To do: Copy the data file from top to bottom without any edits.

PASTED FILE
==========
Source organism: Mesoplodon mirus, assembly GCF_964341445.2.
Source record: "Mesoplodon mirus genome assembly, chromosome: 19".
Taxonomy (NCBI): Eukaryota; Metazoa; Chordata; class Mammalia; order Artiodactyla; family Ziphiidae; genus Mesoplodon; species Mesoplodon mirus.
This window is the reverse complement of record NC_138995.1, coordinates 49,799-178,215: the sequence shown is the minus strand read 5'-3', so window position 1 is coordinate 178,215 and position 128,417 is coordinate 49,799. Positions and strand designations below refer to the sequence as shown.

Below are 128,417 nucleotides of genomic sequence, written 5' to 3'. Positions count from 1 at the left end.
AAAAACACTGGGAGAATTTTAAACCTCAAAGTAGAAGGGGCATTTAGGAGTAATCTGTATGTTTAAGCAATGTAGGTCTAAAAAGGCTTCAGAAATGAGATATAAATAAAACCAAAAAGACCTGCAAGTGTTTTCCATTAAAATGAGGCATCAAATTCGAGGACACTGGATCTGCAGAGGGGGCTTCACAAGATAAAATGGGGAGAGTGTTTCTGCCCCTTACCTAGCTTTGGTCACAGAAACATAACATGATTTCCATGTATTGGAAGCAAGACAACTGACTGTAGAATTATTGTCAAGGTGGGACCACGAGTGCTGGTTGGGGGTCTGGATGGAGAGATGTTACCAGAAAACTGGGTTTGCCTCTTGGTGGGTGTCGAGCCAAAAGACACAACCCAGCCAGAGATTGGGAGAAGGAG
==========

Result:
Source organism: Mesoplodon mirus, assembly GCF_964341445.2.
Source record: "Mesoplodon mirus genome assembly, chromosome: 19".
Taxonomy (NCBI): Eukaryota; Metazoa; Chordata; class Mammalia; order Artiodactyla; family Ziphiidae; genus Mesoplodon; species Mesoplodon mirus.
This window is the reverse complement of record NC_138995.1, coordinates 49,799-178,215: the sequence shown is the minus strand read 5'-3', so window position 1 is coordinate 178,215 and position 128,417 is coordinate 49,799. Positions and strand designations below refer to the sequence as shown.

Below are 128,417 nucleotides of genomic sequence, written 5' to 3'. Positions count from 1 at the left end.
AAAAACACTGGGAGAATTTTAAACCTCAAAGTAGAAGGGGCATTTAGGAGTAATCTGTATGTTTAAGCAATGTAGGTCTAAAAAGGCTTCAGAAATGAGATATAAATAAAACCAAAAAGACCTGCAAGTGTTTTCCATTAAAATGAGGCATCAAATTCGAGGACACTGGATCTGCAGAGGGGGCTTCACAAGATAAAATGGGGAGAGTGTTTCTGCCCCTTACCTAGCTTTGGTCACAGAAACATAACATGATTTCCATGTATTGGAAGCAAGACAACTGACTGTAGAATTATTGTCAAGGTGGGACCACGAGTGCTGGTTGGGGGTCTGGATGGAGAGATGTTACCAGAAAACTGGGTTTGCCTCTTGGTGGGTGTCGAGCCAAAAGACACAACCCAGCCAGAGATTGGGAGAAGGAG